Kenya’s property markets could face liquidity constraints in the coming months, forcing a further price drop.
The first-quarter housing market report from hassconsult shows that uncertainty grew towards the end of the quarter when Kenya recorded the first case of the COVID-19 pandemic. However, prices generally remained stable from the previous quarter.
Apartments recorded the strongest growth over the quarter with asking rents at 2.1 percent, followed by detached houses at 1.7 percent and semi-detached houses at 0.9 percent. Similarly, apartments recorded the strongest growth in rents at 2.9 percent against the overall property rents slight drop of 0.7 percent.
“It is important to note that Kenya recorded the first case of COVID-19 towards the end of the quarter and therefore the real effects of the pandemic will begin to emerge from the second quarter. Globally the pandemic has caused markets, across all asset classes, to perform poorly but the extent of this effect on our local market will depend on how we manage the COVID-19 pandemic,” said Sakina Hassanali, head of research and marketing at the firm.
She said that as more companies scale down operations and send Kenyans home due to the ongoing pandemic there will be pressure on landlords to give waivers or discounts until the economic situation returns to normalcy and this will be reflected in prices with the rental markets being more severely affected in the short to medium term.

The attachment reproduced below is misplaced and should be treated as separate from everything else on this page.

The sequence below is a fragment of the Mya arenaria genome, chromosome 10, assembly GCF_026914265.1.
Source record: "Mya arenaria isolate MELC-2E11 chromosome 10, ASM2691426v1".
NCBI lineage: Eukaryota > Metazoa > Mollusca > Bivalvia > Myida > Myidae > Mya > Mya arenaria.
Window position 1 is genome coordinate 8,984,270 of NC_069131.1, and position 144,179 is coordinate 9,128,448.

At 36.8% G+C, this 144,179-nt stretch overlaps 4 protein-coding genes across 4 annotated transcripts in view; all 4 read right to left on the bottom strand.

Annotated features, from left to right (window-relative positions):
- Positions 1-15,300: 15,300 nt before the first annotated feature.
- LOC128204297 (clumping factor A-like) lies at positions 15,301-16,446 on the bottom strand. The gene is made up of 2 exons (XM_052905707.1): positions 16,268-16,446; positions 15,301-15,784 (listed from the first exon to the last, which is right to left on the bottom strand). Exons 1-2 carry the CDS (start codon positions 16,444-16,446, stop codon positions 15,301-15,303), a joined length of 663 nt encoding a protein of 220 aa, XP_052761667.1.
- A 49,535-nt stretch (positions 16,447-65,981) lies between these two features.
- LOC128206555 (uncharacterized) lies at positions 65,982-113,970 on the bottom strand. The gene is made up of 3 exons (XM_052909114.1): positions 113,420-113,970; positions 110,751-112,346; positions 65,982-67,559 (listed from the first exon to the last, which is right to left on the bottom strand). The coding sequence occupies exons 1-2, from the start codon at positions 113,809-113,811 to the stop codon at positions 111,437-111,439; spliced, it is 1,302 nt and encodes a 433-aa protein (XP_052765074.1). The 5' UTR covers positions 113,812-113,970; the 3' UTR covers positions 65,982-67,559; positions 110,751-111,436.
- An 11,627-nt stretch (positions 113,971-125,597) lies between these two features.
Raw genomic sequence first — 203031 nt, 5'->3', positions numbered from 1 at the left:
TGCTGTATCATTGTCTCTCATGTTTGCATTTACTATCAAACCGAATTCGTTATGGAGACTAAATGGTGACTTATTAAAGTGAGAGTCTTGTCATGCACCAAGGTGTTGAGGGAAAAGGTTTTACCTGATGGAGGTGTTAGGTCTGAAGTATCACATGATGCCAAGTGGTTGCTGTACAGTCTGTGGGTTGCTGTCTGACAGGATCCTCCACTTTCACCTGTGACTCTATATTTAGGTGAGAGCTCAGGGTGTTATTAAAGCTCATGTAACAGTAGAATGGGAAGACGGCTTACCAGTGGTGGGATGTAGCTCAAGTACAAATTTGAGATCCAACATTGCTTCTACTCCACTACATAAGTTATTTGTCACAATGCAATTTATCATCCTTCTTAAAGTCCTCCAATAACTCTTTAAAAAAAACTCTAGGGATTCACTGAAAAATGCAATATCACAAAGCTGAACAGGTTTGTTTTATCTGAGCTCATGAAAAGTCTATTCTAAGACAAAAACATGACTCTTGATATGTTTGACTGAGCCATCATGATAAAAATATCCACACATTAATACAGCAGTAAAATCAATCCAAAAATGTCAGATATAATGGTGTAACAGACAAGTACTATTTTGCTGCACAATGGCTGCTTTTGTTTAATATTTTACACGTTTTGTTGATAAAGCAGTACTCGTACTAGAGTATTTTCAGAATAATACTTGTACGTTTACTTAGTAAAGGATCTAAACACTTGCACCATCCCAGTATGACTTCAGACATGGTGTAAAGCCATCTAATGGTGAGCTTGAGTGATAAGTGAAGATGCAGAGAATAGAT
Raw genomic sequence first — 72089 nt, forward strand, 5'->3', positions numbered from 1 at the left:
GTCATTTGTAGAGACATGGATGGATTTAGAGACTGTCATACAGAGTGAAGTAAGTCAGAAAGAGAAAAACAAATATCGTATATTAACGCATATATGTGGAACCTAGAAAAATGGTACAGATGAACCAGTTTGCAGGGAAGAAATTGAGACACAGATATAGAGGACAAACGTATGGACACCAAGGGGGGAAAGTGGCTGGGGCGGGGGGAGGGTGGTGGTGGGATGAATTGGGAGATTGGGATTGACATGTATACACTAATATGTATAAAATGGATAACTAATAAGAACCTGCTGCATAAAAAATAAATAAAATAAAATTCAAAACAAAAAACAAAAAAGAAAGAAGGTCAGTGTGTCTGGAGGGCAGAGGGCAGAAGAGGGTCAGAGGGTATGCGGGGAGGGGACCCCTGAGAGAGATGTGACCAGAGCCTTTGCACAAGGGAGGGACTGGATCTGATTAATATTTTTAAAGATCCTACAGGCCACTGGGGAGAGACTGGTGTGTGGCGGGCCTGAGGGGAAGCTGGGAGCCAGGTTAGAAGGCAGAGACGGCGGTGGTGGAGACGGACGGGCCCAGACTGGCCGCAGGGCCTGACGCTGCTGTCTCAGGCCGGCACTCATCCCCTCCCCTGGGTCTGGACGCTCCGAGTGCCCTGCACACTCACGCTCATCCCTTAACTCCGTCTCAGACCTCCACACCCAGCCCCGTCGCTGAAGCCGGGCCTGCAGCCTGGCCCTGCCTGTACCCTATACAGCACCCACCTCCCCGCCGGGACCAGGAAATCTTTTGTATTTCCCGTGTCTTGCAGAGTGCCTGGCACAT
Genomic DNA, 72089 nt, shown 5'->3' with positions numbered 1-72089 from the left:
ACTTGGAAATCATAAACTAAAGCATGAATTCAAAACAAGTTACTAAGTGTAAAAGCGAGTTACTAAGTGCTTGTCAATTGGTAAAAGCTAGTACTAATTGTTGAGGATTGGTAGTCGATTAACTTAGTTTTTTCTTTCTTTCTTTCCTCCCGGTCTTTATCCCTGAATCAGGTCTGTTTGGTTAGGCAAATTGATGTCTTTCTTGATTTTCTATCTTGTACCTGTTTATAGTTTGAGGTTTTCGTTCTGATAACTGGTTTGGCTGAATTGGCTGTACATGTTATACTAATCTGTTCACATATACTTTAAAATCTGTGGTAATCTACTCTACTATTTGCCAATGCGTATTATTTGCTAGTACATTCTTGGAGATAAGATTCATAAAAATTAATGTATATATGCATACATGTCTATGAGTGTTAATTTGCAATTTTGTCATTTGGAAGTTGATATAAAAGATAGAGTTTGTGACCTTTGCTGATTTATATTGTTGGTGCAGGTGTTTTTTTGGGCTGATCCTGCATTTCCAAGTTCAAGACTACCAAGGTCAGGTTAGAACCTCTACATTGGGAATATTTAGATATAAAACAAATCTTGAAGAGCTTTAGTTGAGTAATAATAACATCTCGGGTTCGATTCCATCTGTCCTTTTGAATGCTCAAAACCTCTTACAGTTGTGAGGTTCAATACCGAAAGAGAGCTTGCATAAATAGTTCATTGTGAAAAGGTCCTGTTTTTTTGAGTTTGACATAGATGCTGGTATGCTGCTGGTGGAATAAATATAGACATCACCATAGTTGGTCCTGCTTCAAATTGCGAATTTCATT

Speaking in the aftermath of COVID-19, property firm MySpace Properties recently said that prices are expected to drop by 10 percent in the short-term following job losses and falling disposable income in the majority of households.
Ken Gichinga, chief economist at Mentoria economics, a local based economic think-tank, said that the behaviour of property markets going forward will depend on how much money the government is willing to inject into the economy.
“The situation right now remains very fluid. Much will depend on how much liquidity the government will pump into the economy. If they move slowly, we might see a sharp drop in prices due to weak demand, coupled with an oversupply of units,’ he said.
He added that a recent move by the government allowing pension scheme holders to access up to 40 percent of their funds for a home purchase will have a positive effect on the sector’s liquidity but may not be significant to counter falling home prices.
“Already there has been a move to create legislation to allow pensioners to access up to 40 percent of their pension funds to purchase homes. This might release some much-needed liquidity into the market but I’m not sure it will be sufficient to prevent a price drop. For now, we can only watch and pray,” he told Estate Cloud.